Albert’s Biblionomia

  • Paola Zambelli
Part of the Boston Studies in the Philosophy of Science book series (BSPS, volume 135)


In the thirteenth century, readers must have experienced great difficulties in finding their way through the many Arabic astrological works which had recently been translated into Latin, the compilations from Arabic sources prepared by Latin scholars, or through the questions this tradition had left open. If even today, after the meritorious work of generations of specialists, we find it difficult to identify one or another treatise, and to explain to our students the distinctions between the various parts of astronomy and astrology, we can well appreciate the historical importance of the work known as Speculum astronomiae, or, more rarely, as the De libris licitis et illicitis. The treatise helps the reader to identify various works and distinguish between the various kinds and parts of astrology. It soon became a classic in schools, because it offered a comprehensive view of the structure and problems of the “duae magnae sapientiae” astronomy and astrology (which, from then on, were almost universally referred to with the expression quoted above, following the ordering by Ptolemy and Abu Ma’shar) as well as an introduction to their vast literature.1 Clearly, the aim of the author was to offer a description and outline the philosophical foundation of the two disciplines by eliminating their questionable features. He also wanted to list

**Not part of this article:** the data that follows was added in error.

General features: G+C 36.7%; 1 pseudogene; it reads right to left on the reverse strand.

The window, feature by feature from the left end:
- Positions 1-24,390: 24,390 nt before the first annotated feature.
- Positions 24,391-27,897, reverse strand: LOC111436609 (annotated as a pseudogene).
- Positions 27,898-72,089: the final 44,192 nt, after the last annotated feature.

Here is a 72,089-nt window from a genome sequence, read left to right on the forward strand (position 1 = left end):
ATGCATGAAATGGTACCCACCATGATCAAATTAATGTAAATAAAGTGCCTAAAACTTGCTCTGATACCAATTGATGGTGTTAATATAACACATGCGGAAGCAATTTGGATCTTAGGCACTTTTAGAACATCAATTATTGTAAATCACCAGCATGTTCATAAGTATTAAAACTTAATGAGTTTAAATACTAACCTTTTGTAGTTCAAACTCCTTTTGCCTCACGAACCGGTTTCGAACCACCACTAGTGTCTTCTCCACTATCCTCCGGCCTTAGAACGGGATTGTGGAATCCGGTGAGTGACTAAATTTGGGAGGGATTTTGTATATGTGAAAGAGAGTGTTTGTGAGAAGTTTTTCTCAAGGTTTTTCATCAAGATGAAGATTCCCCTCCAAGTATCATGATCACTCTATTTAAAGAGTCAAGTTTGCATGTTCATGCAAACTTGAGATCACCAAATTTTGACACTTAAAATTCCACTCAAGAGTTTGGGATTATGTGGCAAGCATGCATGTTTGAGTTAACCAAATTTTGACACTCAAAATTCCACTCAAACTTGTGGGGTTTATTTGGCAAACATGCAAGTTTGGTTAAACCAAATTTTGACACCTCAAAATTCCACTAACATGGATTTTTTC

almost all of the praiseworthy books which latin culture, impoverished in this [subject], has begged from the riches of other languages by means of translators.2


Thirteenth Century Historical Importance Questionable Feature Arabic Source Chapter Eleven 
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  1. 1.
    It is inevitable to recall in this case the beginning of the Quadripartitum. Cf. Abd Ma’Shar, Introductorium maius, trans. Johannes Hispalensis, ms. Laurent. Plut. XXIX. 12, f. 2v.Google Scholar
  2. 2.